FIG. 3 is a block diagram of a system for carrying out the method according to the invention.

DESCRIPTION OF THE PREFERRED EMBODIMENT

Referring to FIG. 1, let the circle with the centre O represent the antenna array or the locus of antenna rotation. Let point 1 represent the position of the sampled antenna when it is aligned with the direction of the radio wave arriving from the radio target (2). Let point 3 be the bearing angle reference, such as North, or vehicle, or ship's heading. Assuming the direction of scanning as shown, the angle θ is the true bearing angle of the electromagnetic field intercepted at the antenna site. A signal from the target is received at the antenna when in position 1, but it does not become detected until after a time to corresponding to the group delay of the system.

At the time when the detected signal is compared with the reference, the sampled antenna has advanced to a new position 4, and the indicated bearing angle θ1 differs from the true bearing θ by an increment θ0 corresponding to the angle swept by the antenna during the group delay interval to, such that:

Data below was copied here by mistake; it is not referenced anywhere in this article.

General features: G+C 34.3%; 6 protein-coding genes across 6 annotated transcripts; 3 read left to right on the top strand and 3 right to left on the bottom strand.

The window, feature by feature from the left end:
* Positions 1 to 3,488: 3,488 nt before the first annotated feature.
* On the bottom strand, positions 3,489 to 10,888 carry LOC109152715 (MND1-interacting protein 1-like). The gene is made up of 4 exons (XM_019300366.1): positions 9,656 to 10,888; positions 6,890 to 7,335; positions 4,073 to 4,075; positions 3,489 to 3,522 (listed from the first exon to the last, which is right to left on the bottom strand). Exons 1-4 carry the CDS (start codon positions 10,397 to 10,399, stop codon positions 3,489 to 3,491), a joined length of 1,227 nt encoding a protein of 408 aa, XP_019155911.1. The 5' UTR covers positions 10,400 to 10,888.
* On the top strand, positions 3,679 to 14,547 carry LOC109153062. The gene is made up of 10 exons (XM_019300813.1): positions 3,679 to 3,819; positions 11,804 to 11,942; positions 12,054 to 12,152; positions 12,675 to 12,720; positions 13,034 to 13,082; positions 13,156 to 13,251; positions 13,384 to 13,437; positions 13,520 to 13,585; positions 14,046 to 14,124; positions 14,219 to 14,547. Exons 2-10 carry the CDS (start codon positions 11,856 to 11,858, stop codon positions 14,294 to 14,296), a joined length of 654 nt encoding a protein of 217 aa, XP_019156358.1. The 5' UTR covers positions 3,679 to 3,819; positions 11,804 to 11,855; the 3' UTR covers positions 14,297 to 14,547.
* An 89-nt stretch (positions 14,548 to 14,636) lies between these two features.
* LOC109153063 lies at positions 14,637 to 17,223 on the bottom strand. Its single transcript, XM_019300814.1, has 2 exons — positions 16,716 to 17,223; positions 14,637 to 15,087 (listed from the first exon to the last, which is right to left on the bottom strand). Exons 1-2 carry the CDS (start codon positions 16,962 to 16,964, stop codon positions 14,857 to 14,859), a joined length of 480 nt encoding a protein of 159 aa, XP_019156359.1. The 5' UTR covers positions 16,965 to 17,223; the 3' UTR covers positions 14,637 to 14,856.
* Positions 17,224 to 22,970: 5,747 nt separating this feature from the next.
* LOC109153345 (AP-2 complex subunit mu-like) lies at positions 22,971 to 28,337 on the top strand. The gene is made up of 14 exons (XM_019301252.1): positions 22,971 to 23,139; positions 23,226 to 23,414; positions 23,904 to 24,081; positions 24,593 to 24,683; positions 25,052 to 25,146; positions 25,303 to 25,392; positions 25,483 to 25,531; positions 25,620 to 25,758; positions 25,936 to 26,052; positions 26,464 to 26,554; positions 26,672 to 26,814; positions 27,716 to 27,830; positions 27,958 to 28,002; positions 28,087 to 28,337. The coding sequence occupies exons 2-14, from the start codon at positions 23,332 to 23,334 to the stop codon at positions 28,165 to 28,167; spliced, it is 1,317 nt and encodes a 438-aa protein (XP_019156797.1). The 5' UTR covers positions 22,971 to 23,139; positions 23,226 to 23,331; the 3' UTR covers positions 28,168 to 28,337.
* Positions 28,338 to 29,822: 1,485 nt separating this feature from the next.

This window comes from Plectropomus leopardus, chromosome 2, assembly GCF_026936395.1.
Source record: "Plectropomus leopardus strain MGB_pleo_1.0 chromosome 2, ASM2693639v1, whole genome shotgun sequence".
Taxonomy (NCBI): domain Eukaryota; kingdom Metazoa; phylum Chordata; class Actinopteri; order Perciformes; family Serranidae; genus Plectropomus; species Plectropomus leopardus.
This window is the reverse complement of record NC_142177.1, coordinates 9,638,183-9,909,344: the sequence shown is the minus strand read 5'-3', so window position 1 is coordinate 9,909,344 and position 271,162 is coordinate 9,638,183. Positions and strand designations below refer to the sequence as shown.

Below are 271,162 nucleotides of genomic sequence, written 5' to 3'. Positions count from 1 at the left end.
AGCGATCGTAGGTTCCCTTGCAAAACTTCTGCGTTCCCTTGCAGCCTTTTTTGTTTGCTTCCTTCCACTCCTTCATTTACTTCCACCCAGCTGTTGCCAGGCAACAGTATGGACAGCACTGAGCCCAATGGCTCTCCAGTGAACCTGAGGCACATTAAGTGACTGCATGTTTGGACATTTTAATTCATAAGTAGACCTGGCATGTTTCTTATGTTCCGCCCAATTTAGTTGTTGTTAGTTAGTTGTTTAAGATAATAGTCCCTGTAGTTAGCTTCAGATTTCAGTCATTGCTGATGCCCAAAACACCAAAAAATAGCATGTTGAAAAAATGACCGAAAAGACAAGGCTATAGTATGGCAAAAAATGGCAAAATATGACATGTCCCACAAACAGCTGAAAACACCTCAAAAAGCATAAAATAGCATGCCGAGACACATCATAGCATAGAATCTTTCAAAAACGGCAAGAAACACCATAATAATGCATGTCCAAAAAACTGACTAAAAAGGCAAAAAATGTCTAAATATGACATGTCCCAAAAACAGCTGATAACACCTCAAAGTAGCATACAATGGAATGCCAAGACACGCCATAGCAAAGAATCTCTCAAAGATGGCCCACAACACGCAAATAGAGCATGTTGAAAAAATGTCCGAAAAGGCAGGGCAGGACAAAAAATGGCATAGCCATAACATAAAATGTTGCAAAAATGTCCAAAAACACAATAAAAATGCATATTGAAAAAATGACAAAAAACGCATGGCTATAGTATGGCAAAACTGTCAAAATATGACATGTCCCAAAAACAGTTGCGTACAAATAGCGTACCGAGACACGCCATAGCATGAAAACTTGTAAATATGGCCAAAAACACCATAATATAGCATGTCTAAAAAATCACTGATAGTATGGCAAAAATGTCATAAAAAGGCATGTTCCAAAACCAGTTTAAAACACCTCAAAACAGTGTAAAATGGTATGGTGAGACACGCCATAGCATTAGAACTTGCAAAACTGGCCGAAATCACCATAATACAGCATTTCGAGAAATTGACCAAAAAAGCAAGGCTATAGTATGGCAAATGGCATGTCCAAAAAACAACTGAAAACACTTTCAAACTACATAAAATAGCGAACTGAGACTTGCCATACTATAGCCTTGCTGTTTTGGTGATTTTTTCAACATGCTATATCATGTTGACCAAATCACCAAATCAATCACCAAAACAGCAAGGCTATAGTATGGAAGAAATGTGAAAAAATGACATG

θ0 =ωto 

where ω is the angular velocity of scanning.

This principle of operation of the present invention can be illustrated as follows.

Referring to FIG. 2, let the bearing angle at which the target appears at the antenna site be θ corresponding to position 1 of the antenna.

Let θ1 be the bearing angle obtained at the angular velocity of ω1 as measured over m complete turns and producing a group delay error of θ01 as exemplified by the position 4 of the sampled antenna.

Thus,

 θ1 =θ+θ01 

Let θ2 be the bearing angle subsequently obtained at the angular velocity of ω2 as measured over n complete turns, and producing a group delay error of θ02 as exemplified by the position 5 of the sampled antenna.

Thus,

θ2 =θ+θ02 

Assuming that the group delay to remains constant (the time involved is short), the two group delay errors θ01 and θ02 are related by

θ011022 =to 

or

θ02121 =m/n

Substituting the derived quantities for θ1 and θ2 in the computed expression nθ2 -mθ1 we obtain: ##EQU1## which demonstrates that the group delay errors have been cancelled out.

It is to be noted that the parameters n, m, ω1 and ω2 may assume negative or fractional values without invalidating the principle of operation here described. The significance of a negative angular velocity is that the rotation of scanning is exercised in the direction opposite to that assumed as reference.

It also follows that both m and n can be multiplied by the same constant, such as k, where the resulting difference has to be divided by the same constant k to obtain the bearing θ, thus computing: